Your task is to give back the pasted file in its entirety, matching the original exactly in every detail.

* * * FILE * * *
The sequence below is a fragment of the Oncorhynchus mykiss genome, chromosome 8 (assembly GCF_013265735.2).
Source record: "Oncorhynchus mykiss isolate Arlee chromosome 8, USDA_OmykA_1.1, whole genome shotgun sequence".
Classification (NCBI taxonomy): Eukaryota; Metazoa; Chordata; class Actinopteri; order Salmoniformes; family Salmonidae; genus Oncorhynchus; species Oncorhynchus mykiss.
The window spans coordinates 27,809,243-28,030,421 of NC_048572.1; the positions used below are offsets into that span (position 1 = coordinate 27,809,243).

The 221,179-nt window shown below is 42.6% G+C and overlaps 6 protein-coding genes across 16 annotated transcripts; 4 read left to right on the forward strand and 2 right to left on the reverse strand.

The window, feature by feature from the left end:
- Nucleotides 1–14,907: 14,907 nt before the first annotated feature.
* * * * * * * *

The sequence below is a fragment of the Oncorhynchus mykiss genome, chromosome 8 (assembly GCF_013265735.2).
Source record: "Oncorhynchus mykiss isolate Arlee chromosome 8, USDA_OmykA_1.1, whole genome shotgun sequence".
Classification (NCBI taxonomy): Eukaryota; Metazoa; Chordata; class Actinopteri; order Salmoniformes; family Salmonidae; genus Oncorhynchus; species Oncorhynchus mykiss.
The window spans coordinates 27,809,243-28,030,421 of NC_048572.1; the positions used below are offsets into that span (position 1 = coordinate 27,809,243).

The 221,179-nt window shown below is 42.6% G+C and overlaps 6 protein-coding genes across 16 annotated transcripts; 4 read left to right on the forward strand and 2 right to left on the reverse strand.

The window, feature by feature from the left end:
- Nucleotides 1–14,907: 14,907 nt before the first annotated feature.